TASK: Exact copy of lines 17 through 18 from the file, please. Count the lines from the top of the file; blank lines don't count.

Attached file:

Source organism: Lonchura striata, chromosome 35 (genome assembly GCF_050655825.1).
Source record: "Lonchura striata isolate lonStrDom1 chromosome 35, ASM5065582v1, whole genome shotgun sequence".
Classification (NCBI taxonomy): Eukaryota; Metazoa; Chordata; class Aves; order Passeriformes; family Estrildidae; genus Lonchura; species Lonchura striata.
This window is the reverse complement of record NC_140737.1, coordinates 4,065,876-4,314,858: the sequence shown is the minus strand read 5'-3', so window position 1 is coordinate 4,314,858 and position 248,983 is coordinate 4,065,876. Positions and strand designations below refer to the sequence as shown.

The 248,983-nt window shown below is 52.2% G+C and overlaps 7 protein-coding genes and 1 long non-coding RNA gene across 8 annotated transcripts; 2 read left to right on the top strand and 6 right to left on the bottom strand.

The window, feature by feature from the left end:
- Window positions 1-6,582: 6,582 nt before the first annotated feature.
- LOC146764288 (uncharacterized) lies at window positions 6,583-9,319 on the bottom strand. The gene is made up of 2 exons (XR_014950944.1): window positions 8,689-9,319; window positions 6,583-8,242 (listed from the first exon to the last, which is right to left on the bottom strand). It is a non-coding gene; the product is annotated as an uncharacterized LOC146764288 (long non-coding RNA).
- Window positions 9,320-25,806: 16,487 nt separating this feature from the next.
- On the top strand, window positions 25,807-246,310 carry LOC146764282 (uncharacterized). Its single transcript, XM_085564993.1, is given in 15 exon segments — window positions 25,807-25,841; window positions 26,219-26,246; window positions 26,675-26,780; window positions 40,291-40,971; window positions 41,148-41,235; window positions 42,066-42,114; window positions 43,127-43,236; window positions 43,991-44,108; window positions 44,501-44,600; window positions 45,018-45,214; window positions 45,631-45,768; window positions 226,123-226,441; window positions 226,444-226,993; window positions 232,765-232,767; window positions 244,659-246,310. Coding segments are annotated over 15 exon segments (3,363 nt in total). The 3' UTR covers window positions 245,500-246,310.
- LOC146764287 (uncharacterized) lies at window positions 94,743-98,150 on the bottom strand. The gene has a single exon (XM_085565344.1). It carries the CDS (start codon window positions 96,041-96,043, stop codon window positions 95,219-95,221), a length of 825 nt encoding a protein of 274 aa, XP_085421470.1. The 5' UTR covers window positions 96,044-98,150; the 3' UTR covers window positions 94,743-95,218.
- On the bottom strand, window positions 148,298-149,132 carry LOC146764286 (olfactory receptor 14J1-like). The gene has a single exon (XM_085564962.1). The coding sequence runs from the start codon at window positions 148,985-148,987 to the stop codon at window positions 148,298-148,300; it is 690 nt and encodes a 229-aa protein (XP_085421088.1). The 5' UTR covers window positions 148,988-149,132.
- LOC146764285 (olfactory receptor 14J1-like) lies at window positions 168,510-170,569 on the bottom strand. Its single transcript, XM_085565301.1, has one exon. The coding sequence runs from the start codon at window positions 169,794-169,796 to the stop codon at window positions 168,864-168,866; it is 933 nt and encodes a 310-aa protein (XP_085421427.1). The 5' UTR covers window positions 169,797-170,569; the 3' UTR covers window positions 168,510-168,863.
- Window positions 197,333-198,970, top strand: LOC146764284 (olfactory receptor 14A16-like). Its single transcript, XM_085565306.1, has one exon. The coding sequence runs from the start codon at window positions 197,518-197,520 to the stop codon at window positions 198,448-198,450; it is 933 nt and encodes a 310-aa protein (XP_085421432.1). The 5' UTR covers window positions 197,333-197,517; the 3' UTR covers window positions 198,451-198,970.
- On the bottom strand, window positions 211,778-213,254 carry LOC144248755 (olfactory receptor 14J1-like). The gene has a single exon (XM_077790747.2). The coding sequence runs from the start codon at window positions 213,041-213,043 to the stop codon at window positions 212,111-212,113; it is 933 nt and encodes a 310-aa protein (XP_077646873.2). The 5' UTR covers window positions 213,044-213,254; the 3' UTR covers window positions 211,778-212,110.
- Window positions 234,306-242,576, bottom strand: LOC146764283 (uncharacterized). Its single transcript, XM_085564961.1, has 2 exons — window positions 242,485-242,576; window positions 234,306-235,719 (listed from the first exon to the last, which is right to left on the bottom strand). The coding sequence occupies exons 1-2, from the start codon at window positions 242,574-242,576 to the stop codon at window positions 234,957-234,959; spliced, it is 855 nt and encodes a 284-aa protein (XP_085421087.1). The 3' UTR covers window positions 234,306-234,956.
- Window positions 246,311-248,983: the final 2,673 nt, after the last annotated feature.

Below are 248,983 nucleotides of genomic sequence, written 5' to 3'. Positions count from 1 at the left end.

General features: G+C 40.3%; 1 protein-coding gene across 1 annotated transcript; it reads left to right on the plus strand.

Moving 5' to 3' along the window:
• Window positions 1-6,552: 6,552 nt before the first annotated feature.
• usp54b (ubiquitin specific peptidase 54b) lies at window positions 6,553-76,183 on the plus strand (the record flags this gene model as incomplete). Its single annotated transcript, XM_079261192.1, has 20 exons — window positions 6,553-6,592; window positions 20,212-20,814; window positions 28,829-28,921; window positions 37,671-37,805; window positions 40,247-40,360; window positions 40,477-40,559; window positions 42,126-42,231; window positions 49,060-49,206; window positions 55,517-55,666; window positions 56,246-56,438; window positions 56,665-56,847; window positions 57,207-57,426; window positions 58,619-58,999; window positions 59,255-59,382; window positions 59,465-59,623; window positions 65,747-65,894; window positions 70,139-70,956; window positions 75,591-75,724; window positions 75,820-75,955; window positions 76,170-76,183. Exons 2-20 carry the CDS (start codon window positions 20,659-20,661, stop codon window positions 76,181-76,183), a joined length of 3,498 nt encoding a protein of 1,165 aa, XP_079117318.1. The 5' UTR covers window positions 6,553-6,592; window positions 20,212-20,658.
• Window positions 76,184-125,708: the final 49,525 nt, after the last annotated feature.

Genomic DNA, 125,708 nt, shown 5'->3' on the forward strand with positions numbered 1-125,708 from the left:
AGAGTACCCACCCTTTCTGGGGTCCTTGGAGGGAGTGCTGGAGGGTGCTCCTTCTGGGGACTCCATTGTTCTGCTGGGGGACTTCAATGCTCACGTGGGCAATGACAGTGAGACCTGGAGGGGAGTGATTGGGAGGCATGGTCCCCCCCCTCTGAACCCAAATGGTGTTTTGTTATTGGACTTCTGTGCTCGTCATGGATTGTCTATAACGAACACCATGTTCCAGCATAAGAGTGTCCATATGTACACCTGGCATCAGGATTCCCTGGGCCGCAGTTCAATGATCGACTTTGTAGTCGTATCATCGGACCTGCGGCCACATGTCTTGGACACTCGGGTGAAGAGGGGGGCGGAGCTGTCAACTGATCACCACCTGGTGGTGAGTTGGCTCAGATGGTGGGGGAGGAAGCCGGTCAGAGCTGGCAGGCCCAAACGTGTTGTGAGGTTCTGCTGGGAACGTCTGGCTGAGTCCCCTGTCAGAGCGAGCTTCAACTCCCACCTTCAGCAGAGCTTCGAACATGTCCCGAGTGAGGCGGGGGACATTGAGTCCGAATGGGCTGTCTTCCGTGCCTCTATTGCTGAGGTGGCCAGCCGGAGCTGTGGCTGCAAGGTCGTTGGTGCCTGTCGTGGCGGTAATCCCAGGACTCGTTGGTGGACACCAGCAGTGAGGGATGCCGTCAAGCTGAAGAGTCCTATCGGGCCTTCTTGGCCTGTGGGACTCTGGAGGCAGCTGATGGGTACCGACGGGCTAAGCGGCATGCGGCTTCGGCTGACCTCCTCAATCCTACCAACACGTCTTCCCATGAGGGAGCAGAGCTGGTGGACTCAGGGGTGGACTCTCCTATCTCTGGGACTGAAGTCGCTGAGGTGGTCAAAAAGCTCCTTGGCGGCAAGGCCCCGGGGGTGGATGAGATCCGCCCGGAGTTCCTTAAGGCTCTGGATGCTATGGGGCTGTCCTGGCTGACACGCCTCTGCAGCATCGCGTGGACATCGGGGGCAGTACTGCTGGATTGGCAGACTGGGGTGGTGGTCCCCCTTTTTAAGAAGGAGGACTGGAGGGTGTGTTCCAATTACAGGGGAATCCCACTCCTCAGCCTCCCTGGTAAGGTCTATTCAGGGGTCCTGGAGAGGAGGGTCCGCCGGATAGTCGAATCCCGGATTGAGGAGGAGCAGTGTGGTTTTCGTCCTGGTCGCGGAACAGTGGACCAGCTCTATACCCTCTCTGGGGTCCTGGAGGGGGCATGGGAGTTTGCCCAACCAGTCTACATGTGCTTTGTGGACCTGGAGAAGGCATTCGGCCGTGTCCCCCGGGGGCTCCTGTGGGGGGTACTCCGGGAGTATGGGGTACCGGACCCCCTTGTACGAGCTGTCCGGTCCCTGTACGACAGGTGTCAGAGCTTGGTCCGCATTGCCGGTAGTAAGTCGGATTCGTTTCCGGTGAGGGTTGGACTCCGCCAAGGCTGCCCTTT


- Window positions 246,311-248,983: the final 2,673 nt, after the last annotated feature.

Below are 248,983 nucleotides of genomic sequence, written 5' to 3'. Positions count from 1 at the left end.